Aces on Bridge — Daily Columns

The Aces on Bridge: Friday, January 18th, 2013

Great things are done when men and mountains meet;
This is not done by jostling in the street.

William Blake

North North
East-West ♠ A
 10 8 5 4
 A K Q 6 4
♣ Q 6 3
West East
♠ Q J 10 3
 J 9 7 3
 9 3
♣ K 10 7
♠ K 9 7 6 4
 10 8 2
♣ 9 8 5 4
♠ 8 5 2
 A K Q 2
 J 7 5
♣ A J 2
South West North East
1♣ Pass
1 Pass 3 Pass
4♣ Pass 4 Pass
5 Pass 5♠ Pass
6 All pass    


In today's deal North made a jump raise in hearts at his second turn rather than show spade shortage — he would have needed something like an additional trump honor to make that call. South also took the discreet route when he made one cuebid, then jumped to five hearts to ask for a spade control. North had enough for a grand-slam try now, but South declined to cooperate. He knew his partner could not have as much as five good diamonds, the spade ace and the club king. If he did, he would have cuebid six clubs over the jump to five hearts. (North could only make a grand-slam try if he had the spade ace.)

When dummy came down, South thought that his side might be cold for a grand slam, but that was no reason not to be careful. He won the spade lead, immediately led a low heart from dummy, and ducked East’s six. That player shifted to a club, and declarer won the ace, ruffed a spade, crossed to hand with a trump, ruffed a second spade, came to the diamond jack and drew trumps, with four diamond winners to take care of the two club losers in hand.

As the cards lie, with trumps not breaking and the club finesse losing, the only line to make the hand is to duck the first trump. Try it for yourself and you will find that if you win the first trump trick, you can no longer make the hand.

In this position an overcall of one no-trump shows the equivalent of a strong no-trump, but since your hand is at the minimum end of the range with such bare honors and without a diamond stop that it is probably a bit of a stretch. While the choice appears to be to bid one no-trump or to pass throughout, maybe on this occasion discretion really is the better part of valor.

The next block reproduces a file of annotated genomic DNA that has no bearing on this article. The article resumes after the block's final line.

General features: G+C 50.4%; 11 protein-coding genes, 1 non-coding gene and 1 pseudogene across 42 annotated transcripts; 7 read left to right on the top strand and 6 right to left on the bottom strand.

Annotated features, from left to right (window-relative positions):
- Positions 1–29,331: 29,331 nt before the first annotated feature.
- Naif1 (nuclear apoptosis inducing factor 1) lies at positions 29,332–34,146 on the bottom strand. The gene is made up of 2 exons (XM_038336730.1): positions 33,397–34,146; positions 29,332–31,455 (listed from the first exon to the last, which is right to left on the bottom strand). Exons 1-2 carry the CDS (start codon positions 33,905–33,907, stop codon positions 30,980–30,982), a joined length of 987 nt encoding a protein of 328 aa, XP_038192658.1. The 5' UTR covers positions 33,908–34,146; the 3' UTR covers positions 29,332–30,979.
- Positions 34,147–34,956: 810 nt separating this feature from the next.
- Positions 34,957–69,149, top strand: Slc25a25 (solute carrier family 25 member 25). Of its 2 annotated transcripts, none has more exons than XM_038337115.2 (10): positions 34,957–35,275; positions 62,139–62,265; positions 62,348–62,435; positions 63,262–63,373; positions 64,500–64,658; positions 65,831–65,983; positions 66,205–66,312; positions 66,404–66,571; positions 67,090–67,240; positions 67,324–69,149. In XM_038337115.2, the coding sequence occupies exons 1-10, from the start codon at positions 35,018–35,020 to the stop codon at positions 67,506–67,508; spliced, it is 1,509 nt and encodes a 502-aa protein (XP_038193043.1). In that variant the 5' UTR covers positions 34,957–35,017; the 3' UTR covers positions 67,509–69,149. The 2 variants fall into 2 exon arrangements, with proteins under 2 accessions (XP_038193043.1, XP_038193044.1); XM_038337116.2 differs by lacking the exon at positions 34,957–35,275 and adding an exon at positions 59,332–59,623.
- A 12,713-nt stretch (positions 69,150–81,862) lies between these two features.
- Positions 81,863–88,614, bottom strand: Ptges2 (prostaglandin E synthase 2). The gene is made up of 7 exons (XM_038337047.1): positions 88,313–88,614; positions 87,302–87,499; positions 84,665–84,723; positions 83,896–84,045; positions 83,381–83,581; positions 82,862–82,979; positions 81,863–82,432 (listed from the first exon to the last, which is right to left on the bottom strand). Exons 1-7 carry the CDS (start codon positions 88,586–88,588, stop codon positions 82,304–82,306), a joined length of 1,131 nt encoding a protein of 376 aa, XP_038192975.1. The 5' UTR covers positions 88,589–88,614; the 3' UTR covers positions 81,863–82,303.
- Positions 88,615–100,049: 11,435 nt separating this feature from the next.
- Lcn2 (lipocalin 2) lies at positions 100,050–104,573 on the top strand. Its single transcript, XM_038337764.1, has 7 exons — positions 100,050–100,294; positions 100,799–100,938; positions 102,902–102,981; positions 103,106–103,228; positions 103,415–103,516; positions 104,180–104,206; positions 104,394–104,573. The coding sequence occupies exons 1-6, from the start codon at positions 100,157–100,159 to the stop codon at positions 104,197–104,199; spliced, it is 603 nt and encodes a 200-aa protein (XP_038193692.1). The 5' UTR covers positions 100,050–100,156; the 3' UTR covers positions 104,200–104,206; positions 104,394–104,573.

♠ 8 5 2
 A K Q 2
 J 7 5
♣ A J 2
South West North East
1 Pass 1

For details of Bobby Wolff’s autobiography, The Lone Wolff, contact If you would like to contact Bobby Wolff, please leave a comment at this blog. Reproduced with permission of United Feature Syndicate, Inc., Copyright 2013. If you are interested in reprinting The Aces on Bridge column, contact


Jane AFebruary 1st, 2013 at 4:29 pm

Why did north open one club when he has a lovely five card diamond suit? Looks like the final contract would be the same, but just curious. Very tricky hand. I would have tried ruffing out spades first and hope for the best, but who would ever duck the first heart trick to the six? I would take this player to the casino and back him at any card game. (Just kidding, I think?)

Thanks, as usual.

ClarksburgFebruary 1st, 2013 at 7:04 pm

Non-expert intermediate club player thinks: “hmm… providing the trumps are no worse than 4-1 this is cold. I just have make sure that I win the fourth trump trick, so as to be able to safely run the long diamonds”.
This player is no doubt missing / overlooking something additional or more subtle.
Further enlightenment would be most appreciated.

bobby wolffFebruary 1st, 2013 at 7:56 pm

Hi Jane,

Apologies are in order since 1 diamond was supposed to be North’s first bid, certainly not 1 club. Yes, the declarer play turned out to be technically correct, catering to the timing needed to withstand a 4-1 break.

No doubt that you will have made a good choice with backing the right person (him or her) who would decide to play this hand the correct way.

bobby wolffFebruary 1st, 2013 at 8:13 pm